2,300-year-old Hellenistic-Roman anchor dedicated to Aphrodite with an inscribed dolphin symbol is salvaged from the Sicilian seabed
- The anchor has a dolphin symbol dedicated to Aphrodite on one of its arms
- This symbol was there to try and invoke the protection of the Greek goddess
- Aphrodite was the goddess of love and beauty but also the protector of seafarers
A small anchor from the Hellenistic-Roman period has been pulled from the bottom of the Mediterranean Sea near Sicily.
The lead weight is through to be around 2,300 years old and has a dolphin symbol inscribed on one of its arms.
Experts say the presence of the dolphin honours the goddess Aphrodite, whose lesser-known role in Greek mythology is that of ‘protector of seafarers’.
A small anchor from the Mediterranean’s Hellenistic-Roman period has been pulled from the bottom of the Sicilian Sea. The anchor (pictured) dwas transferred to Palermo for detailed analysis after being successfully brought to the surface
Experts say the presence of the dolphin (pictured) is likely to honour the goddess Aphrodite, who was the protector of seafarers in Greek mythology. Divers find 2,300-year-old Roman anchor off Sicily Coast
Marcello Basile, the manager of a recreational diving centre on the Italian island found the anchor which was on the seabed, around 60ft (19m) below the surface. He reported it to the authorities, who organised its retrieval
The anchor has been preliminarily dated and is thought to be from the 3rd or 4th century BC, during the Hellenistic period.
This was an interesting period of transition for the Mediterranean states, as nations grappled for power.
It spans from the death of the marauding Alexander the Great in 323 BC to the emergence of the Roman Empire around 31 BC.
Sicilian seas are littered with ancient relics and Marcello Basile, manager of a Sicilian diving centre, found the anchor on the seabed, 60ft (19m) below the surface.
He reported it to the authorities, who organised its retrieval with environmental and cultural organisation Soprintendenza del Mare.
The anchor has been preliminary dated and is thought to be from the 3rd or 4th century BC during the Hellenistic period. The Hellenistic period was an interesting period of transition for the Mediterranean states as nations grappled for power
Often, the anchors with apotropaic symbols were the smallest and last on board ships, only used in a last ditch hope for salvation, courtesy of the divine
Sicilian President Nello Musumeci said: ‘Once again in our deep sea, important discoveries from bygone eras have been made.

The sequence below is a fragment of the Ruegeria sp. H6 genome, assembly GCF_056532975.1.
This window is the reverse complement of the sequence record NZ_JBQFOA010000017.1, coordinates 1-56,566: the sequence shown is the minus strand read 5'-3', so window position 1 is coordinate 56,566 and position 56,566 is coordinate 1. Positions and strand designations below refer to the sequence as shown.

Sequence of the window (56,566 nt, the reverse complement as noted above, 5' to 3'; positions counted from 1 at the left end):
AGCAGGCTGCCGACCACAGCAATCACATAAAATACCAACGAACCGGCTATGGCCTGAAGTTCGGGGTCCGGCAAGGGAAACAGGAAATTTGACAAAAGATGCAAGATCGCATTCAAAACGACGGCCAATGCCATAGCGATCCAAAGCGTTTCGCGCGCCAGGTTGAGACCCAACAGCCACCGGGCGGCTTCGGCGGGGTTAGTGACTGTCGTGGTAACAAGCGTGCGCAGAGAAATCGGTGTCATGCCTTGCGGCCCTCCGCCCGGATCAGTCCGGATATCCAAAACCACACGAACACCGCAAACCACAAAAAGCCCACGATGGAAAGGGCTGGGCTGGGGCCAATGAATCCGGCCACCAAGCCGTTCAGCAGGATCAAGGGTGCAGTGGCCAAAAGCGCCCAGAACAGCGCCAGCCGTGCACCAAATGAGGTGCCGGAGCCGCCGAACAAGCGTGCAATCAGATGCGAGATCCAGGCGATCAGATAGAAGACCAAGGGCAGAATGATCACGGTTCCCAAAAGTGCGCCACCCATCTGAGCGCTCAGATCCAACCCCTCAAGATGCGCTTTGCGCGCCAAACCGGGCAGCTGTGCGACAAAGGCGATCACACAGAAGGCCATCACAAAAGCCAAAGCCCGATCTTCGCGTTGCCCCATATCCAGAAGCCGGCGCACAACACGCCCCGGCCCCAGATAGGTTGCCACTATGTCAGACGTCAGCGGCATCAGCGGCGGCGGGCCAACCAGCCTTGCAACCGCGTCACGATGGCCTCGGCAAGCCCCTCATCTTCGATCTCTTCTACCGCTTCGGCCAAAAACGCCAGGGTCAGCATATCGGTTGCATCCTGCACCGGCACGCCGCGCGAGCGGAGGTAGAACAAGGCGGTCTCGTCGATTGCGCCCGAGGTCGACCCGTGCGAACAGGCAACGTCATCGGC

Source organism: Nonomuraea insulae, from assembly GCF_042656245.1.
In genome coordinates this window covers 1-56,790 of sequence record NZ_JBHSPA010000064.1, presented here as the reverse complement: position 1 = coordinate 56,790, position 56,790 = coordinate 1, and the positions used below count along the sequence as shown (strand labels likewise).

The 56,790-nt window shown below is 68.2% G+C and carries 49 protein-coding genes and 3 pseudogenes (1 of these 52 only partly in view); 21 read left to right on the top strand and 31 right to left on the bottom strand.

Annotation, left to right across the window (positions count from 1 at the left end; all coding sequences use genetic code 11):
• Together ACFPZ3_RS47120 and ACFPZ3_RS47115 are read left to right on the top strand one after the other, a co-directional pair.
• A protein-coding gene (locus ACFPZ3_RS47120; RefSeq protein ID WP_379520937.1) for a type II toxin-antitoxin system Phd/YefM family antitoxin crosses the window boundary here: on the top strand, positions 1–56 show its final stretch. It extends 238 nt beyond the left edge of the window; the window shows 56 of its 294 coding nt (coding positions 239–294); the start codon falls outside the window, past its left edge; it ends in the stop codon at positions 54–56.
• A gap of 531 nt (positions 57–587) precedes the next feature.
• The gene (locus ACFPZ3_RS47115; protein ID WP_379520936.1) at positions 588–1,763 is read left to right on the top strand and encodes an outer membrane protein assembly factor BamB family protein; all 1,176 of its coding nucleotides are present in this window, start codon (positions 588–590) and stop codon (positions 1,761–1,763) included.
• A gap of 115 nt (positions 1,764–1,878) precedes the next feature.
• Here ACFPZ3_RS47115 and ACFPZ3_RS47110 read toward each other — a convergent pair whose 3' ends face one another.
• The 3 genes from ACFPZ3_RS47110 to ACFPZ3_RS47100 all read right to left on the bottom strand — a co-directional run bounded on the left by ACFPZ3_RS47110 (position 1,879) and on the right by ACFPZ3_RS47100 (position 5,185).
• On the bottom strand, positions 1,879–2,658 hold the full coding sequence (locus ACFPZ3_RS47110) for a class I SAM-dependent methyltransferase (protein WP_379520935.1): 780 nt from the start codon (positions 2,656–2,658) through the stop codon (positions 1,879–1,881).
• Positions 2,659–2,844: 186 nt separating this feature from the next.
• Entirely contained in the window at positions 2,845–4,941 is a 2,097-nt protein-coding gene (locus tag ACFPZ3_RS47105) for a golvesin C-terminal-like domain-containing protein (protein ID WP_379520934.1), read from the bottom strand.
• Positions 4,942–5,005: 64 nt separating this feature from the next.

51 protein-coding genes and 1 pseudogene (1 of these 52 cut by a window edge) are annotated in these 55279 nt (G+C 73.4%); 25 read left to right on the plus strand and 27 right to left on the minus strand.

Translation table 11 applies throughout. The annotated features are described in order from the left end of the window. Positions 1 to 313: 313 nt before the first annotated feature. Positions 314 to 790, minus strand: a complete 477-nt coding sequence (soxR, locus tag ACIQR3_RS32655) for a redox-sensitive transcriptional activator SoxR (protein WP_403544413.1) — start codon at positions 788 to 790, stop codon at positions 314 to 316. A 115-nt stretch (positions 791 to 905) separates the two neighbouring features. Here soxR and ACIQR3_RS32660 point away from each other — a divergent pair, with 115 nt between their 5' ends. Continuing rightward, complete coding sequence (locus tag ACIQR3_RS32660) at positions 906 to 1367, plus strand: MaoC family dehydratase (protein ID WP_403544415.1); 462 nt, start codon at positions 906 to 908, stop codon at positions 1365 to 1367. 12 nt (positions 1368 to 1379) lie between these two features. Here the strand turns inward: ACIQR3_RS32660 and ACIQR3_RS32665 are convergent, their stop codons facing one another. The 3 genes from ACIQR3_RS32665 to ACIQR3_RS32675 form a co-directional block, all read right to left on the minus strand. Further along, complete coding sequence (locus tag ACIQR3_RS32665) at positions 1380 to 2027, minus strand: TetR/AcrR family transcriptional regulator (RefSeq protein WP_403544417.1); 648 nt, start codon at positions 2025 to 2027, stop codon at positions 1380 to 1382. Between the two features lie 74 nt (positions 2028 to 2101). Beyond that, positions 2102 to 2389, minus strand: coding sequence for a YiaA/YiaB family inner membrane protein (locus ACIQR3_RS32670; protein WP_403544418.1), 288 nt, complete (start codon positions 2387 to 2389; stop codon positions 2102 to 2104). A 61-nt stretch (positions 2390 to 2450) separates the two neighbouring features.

‘Since ancient times, cities on the Mediterranean coast have been sharing their life, history and trade with Sicily.
‘Our archaeological heritage is a very important thing.’
The anchor was transferred to Palermo for detailed analysis after being successfully brought to the surface.
Symbolism and religion was strong among sailors in ancient history, who often found themselves contending with the might of Mother Nature.
Archaeologists Roberto La Rocca and Francesca Oliveri told Agi Agenzia Italia that the dolphin was there to invoke the powers of Aphrodite to guide the sailors through tumultuous waters and avoid shipwreck.
Aphrodite is best known for being the goddess of sexual love and beauty but she is also linked to the seas and protecting those that traverse them.
Often, the anchors with apotropaic symbols were the smallest and last on board ships, only used in a last-ditch hope for salvation, courtesy of the divine.
Wreck of the Titanic’s ‘sister ship’ the Britannic to be a tourist attraction in the Aegean
Titanic’s ill-fated sister ship the Britannic could soon be a tourist attraction more than 300ft below (100m) below the Aegean sea.
The vessel was made as part of the same project that created the Titanic and became a naval hospital ship for British forces in WWI.
It hit a sea mine in the Aegean off the coast of Greek island Kea in 1916 and within an hour was at the bottom of the sea. Thirty people on-board were killed.
Proposals from the Greek government will be voted on next month to loosen suffocating legislation preventing divers from visiting wrecks for fear of looting.
The imminent tweak will see divers granted permission to visit wrecks from between 1860 and 1970 as part of an underwater park.
The 883-foot ship wreck was discovered listed on one side and largely intact in 1975 by famed marine explorer Jacques Cousteau.